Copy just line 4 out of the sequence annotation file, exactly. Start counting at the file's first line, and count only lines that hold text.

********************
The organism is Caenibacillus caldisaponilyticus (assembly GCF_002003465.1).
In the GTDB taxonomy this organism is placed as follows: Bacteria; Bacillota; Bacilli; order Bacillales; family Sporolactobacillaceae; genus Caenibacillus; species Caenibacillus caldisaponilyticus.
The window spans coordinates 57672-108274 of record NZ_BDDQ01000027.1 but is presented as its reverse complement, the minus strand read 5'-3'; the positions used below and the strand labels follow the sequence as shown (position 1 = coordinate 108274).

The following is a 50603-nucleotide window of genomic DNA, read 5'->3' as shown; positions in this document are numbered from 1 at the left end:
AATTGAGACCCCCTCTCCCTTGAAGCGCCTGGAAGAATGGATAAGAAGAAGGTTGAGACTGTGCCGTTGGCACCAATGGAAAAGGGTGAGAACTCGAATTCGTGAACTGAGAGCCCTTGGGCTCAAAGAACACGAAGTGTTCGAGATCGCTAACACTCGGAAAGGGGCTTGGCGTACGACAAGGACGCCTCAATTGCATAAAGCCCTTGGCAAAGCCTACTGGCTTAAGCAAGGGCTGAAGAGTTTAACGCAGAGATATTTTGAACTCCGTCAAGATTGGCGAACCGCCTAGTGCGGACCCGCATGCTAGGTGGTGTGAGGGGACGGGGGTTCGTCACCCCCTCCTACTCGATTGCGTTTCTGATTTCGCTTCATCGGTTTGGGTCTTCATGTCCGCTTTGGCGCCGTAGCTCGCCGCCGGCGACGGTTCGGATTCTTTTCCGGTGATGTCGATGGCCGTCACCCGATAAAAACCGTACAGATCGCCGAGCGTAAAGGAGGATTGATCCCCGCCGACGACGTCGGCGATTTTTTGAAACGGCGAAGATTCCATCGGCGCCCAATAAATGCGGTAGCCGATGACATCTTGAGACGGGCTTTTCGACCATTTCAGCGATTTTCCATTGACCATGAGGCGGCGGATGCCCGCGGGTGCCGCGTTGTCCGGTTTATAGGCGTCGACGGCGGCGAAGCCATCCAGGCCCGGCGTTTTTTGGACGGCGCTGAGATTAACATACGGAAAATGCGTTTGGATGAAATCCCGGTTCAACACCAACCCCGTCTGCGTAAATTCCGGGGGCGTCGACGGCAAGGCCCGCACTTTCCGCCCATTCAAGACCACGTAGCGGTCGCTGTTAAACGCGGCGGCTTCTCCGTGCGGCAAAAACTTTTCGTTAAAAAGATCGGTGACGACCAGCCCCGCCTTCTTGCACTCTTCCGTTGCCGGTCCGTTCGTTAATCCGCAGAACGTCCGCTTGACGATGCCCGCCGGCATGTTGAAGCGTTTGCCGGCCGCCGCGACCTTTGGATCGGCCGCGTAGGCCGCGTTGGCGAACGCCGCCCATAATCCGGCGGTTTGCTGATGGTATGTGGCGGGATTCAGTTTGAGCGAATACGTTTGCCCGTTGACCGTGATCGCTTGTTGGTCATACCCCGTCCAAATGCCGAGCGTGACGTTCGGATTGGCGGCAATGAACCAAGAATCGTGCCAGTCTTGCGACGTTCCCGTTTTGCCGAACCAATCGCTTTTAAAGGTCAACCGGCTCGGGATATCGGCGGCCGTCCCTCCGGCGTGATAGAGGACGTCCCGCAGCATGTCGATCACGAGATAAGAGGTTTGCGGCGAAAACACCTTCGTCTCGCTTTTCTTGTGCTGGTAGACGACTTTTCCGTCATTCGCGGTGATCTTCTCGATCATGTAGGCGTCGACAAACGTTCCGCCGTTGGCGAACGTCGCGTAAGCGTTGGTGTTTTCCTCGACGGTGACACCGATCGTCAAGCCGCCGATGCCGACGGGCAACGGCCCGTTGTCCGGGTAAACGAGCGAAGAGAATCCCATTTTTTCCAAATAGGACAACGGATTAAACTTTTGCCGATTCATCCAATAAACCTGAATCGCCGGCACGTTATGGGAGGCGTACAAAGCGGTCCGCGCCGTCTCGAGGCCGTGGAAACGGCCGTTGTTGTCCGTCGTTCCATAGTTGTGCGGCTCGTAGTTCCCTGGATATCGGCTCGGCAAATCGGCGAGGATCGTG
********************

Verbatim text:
The following is a 50603-nucleotide window of genomic DNA, read 5'->3' as shown; positions in this document are numbered from 1 at the left end: